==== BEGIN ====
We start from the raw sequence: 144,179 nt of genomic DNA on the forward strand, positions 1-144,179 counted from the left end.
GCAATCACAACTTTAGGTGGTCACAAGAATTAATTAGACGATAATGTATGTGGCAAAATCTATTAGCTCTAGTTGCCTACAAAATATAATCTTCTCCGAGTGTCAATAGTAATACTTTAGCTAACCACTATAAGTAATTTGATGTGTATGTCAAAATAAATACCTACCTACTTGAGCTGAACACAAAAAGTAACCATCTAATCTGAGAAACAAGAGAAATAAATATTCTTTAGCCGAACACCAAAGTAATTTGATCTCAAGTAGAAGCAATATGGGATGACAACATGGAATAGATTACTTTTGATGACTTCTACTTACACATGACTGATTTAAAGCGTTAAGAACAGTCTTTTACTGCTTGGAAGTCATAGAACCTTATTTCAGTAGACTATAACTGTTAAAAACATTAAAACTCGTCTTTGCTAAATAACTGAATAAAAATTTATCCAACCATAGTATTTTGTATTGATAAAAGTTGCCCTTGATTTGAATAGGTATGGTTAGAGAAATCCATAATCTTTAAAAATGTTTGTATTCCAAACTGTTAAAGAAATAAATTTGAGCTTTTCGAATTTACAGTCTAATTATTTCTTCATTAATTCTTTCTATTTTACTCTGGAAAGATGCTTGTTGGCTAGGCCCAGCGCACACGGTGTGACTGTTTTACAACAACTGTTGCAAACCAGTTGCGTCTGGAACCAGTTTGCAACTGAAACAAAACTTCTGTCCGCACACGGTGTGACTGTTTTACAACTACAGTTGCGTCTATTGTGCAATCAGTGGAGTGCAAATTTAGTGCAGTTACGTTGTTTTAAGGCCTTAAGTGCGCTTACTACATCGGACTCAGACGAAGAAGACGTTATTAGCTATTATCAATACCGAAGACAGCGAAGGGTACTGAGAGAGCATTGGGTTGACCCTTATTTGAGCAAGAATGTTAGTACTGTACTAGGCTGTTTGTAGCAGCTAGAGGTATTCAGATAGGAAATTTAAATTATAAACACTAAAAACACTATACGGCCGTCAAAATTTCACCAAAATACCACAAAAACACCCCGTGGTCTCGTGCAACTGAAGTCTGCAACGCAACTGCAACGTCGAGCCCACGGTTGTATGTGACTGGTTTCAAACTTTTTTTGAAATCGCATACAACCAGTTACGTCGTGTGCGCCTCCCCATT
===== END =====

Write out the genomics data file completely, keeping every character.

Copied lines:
We start from the raw sequence: 144,179 nt of genomic DNA on the forward strand, positions 1-144,179 counted from the left end.
GCAATCACAACTTTAGGTGGTCACAAGAATTAATTAGACGATAATGTATGTGGCAAAATCTATTAGCTCTAGTTGCCTACAAAATATAATCTTCTCCGAGTGTCAATAGTAATACTTTAGCTAACCACTATAAGTAATTTGATGTGTATGTCAAAATAAATACCTACCTACTTGAGCTGAACACAAAAAGTAACCATCTAATCTGAGAAACAAGAGAAATAAATATTCTTTAGCCGAACACCAAAGTAATTTGATCTCAAGTAGAAGCAATATGGGATGACAACATGGAATAGATTACTTTTGATGACTTCTACTTACACATGACTGATTTAAAGCGTTAAGAACAGTCTTTTACTGCTTGGAAGTCATAGAACCTTATTTCAGTAGACTATAACTGTTAAAAACATTAAAACTCGTCTTTGCTAAATAACTGAATAAAAATTTATCCAACCATAGTATTTTGTATTGATAAAAGTTGCCCTTGATTTGAATAGGTATGGTTAGAGAAATCCATAATCTTTAAAAATGTTTGTATTCCAAACTGTTAAAGAAATAAATTTGAGCTTTTCGAATTTACAGTCTAATTATTTCTTCATTAATTCTTTCTATTTTACTCTGGAAAGATGCTTGTTGGCTAGGCCCAGCGCACACGGTGTGACTGTTTTACAACAACTGTTGCAAACCAGTTGCGTCTGGAACCAGTTTGCAACTGAAACAAAACTTCTGTCCGCACACGGTGTGACTGTTTTACAACTACAGTTGCGTCTATTGTGCAATCAGTGGAGTGCAAATTTAGTGCAGTTACGTTGTTTTAAGGCCTTAAGTGCGCTTACTACATCGGACTCAGACGAAGAAGACGTTATTAGCTATTATCAATACCGAAGACAGCGAAGGGTACTGAGAGAGCATTGGGTTGACCCTTATTTGAGCAAGAATGTTAGTACTGTACTAGGCTGTTTGTAGCAGCTAGAGGTATTCAGATAGGAAATTTAAATTATAAACACTAAAAACACTATACGGCCGTCAAAATTTCACCAAAATACCACAAAAACACCCCGTGGTCTCGTGCAACTGAAGTCTGCAACGCAACTGCAACGTCGAGCCCACGGTTGTATGTGACTGGTTTCAAACTTTTTTTGAAATCGCATACAACCAGTTACGTCGTGTGCGCCTCCCCATT